It is the great paradox of women’s undergarments: no matter how much modern technology, precision craftsmanship and just plain artistry goes into designing bras, women still end up wearing the wrong ones.
We’ve all heard the damning statistic that 80% of women wear the wrong-sized bra. They cope with sore backs, aching shoulders and pinching strap lines, and go around feeling self-conscious and sometimes unattractive. For many women, the search for the right bra becomes a lifelong quest.
Wow. You’d think it was still 1913 and women are tying scarves together for support. But no, it’s the 21st Century and bra-making today is a highly sophisticated endeavor that blends advanced engineering and creative talent.
The only thing that hasn’t changed is the underlying frustration that many women feel in the increasingly complex universe of bra shopping. Whatever happened to Oprah’s much-ballyhooed “bra revolution”?
Laurie van Jonsson knows this frustration well. A UK-based lingerie designer and author, Laurie’s been on a quest to find (or create) the perfect bra for much of her working life.
Her new book, The Anatomy of a Bra, is a follow-up to last year’s How To Become A Lingerie Designer, and provides a useful starting point for women who want to understand this fundamental part of their wardrobe better.
TAOAB provides a lot of technical information covering both female anatomy and the components of bra construction — all of which will be useful to design students and people working in the intimates industry.
But there’s a broader message here, one that will resonate with all women and one that we know too well: the bra industry is the fashion world’s version of the Tower of Babel, with innumerable competing design and sizing standards that serve only the manufacturers and which have created a mini-industry of professional bra-fitters.
“When I entered the industry at 18 years old I was wearing a 36C,” Laurie writes. “The more I learned and understood about bra design I realized that, like 80% of women, I was wearing the wrong size. My 36Cs soon transformed to 32DDs.
“Fast forward 15 years and bra confusion still persists [and] different measuring techniques used by professional fitters leave us baffled. Sadly, there is no standardization as a solution to this confusion.”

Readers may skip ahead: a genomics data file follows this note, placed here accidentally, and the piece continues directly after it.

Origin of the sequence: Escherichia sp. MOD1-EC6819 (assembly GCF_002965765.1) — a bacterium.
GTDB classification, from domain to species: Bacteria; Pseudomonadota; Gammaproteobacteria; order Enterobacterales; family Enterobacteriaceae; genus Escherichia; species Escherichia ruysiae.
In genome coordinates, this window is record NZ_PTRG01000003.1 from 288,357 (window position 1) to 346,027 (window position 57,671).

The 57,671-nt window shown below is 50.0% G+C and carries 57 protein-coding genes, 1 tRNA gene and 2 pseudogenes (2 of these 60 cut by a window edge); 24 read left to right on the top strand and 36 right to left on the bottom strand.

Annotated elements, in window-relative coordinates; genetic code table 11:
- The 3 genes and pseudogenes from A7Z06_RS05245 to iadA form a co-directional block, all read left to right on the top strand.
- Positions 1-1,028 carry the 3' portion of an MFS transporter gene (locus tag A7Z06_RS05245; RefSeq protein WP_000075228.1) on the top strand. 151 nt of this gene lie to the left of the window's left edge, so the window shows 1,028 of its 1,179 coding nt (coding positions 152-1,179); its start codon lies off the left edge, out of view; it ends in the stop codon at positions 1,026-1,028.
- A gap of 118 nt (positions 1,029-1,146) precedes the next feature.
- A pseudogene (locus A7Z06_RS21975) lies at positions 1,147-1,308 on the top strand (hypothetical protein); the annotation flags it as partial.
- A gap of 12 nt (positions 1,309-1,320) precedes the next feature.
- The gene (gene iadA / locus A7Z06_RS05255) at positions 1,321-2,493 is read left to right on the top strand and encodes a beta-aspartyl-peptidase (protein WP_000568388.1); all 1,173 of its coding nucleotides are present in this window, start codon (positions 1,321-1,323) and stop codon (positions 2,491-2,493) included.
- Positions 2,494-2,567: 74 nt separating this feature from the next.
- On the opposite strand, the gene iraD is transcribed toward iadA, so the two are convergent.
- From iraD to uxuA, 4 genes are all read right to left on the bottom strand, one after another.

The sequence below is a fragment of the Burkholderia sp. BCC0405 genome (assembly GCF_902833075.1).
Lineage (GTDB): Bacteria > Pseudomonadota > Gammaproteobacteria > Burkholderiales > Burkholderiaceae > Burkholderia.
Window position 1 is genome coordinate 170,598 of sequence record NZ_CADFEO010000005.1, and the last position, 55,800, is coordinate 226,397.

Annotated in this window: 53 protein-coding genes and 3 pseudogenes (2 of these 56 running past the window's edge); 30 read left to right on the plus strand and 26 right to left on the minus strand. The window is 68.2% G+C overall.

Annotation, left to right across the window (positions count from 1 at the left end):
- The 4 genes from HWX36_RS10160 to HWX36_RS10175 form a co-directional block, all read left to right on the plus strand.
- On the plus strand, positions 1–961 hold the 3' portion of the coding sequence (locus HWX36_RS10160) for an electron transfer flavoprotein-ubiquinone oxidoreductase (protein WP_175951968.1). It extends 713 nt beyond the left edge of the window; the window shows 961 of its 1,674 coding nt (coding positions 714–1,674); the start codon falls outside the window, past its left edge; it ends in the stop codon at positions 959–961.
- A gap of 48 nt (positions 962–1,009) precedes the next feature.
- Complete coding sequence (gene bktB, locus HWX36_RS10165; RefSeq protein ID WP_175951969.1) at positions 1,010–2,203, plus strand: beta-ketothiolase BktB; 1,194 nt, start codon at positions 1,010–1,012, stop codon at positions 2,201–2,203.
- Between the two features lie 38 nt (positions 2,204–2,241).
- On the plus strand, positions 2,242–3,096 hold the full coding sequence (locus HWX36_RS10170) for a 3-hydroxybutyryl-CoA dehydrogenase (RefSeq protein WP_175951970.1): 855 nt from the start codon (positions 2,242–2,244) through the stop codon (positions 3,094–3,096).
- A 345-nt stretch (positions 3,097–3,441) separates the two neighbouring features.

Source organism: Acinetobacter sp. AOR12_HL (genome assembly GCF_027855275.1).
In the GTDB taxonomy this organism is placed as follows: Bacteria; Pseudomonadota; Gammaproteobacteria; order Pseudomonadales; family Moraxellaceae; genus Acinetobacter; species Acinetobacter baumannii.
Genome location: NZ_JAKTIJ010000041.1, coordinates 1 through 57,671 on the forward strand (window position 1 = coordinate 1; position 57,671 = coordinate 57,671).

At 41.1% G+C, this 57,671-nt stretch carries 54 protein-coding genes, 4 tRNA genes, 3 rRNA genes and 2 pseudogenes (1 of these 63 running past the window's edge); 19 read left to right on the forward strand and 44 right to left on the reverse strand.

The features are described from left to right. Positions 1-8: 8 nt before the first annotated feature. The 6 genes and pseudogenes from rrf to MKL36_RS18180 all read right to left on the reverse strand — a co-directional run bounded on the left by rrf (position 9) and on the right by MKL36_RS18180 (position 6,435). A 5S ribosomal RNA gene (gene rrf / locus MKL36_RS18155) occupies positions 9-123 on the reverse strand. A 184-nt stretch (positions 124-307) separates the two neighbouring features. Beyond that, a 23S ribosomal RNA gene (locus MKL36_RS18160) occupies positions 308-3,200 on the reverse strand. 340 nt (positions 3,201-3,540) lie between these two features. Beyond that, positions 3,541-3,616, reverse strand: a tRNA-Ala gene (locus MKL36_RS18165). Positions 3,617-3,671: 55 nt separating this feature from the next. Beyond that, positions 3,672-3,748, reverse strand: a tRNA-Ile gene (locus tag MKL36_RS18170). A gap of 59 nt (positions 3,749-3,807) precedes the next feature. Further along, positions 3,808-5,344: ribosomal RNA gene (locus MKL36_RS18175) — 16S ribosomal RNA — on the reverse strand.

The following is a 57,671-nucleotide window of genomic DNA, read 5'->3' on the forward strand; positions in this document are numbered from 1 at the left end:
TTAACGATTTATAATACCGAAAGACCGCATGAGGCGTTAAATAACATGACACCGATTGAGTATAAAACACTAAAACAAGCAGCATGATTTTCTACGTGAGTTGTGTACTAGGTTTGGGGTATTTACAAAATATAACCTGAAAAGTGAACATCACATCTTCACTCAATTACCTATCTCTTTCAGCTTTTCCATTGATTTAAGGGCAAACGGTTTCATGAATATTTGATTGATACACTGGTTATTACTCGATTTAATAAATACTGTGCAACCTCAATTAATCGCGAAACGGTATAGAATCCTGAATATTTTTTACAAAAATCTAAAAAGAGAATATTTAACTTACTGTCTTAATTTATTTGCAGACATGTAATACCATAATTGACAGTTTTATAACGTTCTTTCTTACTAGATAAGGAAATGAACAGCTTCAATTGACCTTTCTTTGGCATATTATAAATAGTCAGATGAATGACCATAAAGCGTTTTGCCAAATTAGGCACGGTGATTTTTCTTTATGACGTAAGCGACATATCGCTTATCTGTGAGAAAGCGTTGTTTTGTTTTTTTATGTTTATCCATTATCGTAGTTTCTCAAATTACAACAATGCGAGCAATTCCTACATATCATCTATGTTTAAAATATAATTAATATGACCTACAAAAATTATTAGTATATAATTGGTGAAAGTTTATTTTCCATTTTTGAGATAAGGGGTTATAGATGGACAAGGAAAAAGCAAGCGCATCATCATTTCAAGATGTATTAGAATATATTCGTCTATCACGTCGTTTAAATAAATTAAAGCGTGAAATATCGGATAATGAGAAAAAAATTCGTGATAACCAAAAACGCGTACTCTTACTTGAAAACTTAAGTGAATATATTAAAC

TAOAB includes unintentionally comic chapters that look at the variance in sizes among leading brands, and the ridiculous muddle that emerges when comparing bra sizes in different countries around the world.
And the situation doesn’t look to improve anytime soon. The emergence of stretchy, durable new fabrics and the upward surge in body shapes among western women have profoundly impacted both bra makers and shoppers, creating a whole new set of challenges for both.
“With body shape and fabrics dramatically changing, some retailers haven’t moved on from an old system that started 70 years ago,” Laurie points out. “It is this inaccurate measuring that allows women to be measured by ‘professional’ fitters and be a multitude of sizes.”
TAOAB includes a look at some alternative theories to conventional bra sizing methodology. But, alas, there’s no one-size-fits-all solution here.
“Maybe the best thing a woman can do,” the author writes, is to simply accept the bothersome reality that bra shopping, like shoe shopping, will always be a hit-and-miss affair.
Nothing short of a G8-style summit among international bra makers is likely to result in true standardization in the industry … and no one’s expecting to see that anytime soon. There is a built-in disconnect in the bra industry between consumers and manufacturers and women have little choice but to educate themselves or pay someone to teach them how to get dressed in the morning. Sheesh.
In fact, it’s a sad testament to the state of the industry that most women would benefit from reading a book like this, or any of the other shelf-full of books in recent years that educate women about bra-wearing.
The Anatomy Of A Bra also includes a helpful list of component suppliers and other resources that will be a go-to reference for young designers (although it’s heavily tilted toward UK suppliers).
And, for lingerie aficianados, Laurie offers a final chapter in which she asks leading indie designers to talk about the most challenging aspects of bra design. If you’re a fan of Lascivious, The Lake and Stars, Fred & Ginger, Lola Haze and other fashion-forward industry stars, you’ll want to hear what goes into their creative decision-making.